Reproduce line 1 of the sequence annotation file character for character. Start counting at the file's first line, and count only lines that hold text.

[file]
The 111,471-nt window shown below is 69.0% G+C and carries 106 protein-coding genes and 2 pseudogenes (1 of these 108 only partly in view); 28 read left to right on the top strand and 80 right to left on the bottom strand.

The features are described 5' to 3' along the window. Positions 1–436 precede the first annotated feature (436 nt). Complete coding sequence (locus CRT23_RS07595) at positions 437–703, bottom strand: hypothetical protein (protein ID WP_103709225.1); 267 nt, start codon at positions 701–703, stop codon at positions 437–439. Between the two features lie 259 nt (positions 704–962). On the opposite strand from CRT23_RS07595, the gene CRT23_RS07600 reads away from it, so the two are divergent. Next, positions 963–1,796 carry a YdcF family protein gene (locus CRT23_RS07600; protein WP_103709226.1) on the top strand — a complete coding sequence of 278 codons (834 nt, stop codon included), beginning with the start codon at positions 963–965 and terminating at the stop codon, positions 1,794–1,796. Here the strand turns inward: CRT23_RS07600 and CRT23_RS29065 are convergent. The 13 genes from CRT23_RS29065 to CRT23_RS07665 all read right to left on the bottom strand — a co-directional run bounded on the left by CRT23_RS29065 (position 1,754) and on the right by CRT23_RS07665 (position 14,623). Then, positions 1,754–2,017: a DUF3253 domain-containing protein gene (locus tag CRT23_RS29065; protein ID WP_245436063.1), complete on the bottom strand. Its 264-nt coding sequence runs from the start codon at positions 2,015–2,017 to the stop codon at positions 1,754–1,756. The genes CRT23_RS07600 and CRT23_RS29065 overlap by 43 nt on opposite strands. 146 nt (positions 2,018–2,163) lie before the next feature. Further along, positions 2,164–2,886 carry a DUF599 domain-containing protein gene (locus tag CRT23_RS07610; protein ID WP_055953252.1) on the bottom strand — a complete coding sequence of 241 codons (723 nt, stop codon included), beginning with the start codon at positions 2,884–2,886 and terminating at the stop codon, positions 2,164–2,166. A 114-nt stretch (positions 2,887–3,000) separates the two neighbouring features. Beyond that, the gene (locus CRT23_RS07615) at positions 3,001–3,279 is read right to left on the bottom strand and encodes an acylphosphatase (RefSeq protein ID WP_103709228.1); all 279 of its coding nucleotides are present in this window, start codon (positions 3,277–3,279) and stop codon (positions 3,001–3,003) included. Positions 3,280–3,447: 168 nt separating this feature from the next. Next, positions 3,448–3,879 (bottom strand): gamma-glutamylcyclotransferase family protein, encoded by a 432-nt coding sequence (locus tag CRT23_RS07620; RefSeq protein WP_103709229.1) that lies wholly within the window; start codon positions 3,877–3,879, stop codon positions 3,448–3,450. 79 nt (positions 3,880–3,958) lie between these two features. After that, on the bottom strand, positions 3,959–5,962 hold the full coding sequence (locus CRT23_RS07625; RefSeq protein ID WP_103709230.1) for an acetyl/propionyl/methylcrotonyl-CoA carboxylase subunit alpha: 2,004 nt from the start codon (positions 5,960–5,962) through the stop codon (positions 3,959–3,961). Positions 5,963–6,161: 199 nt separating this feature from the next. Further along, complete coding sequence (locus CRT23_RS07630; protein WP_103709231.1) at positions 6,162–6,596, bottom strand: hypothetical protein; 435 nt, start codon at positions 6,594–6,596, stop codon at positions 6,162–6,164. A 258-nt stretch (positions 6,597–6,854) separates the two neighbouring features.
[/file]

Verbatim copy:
The 111,471-nt window shown below is 69.0% G+C and carries 106 protein-coding genes and 2 pseudogenes (1 of these 108 only partly in view); 28 read left to right on the top strand and 80 right to left on the bottom strand.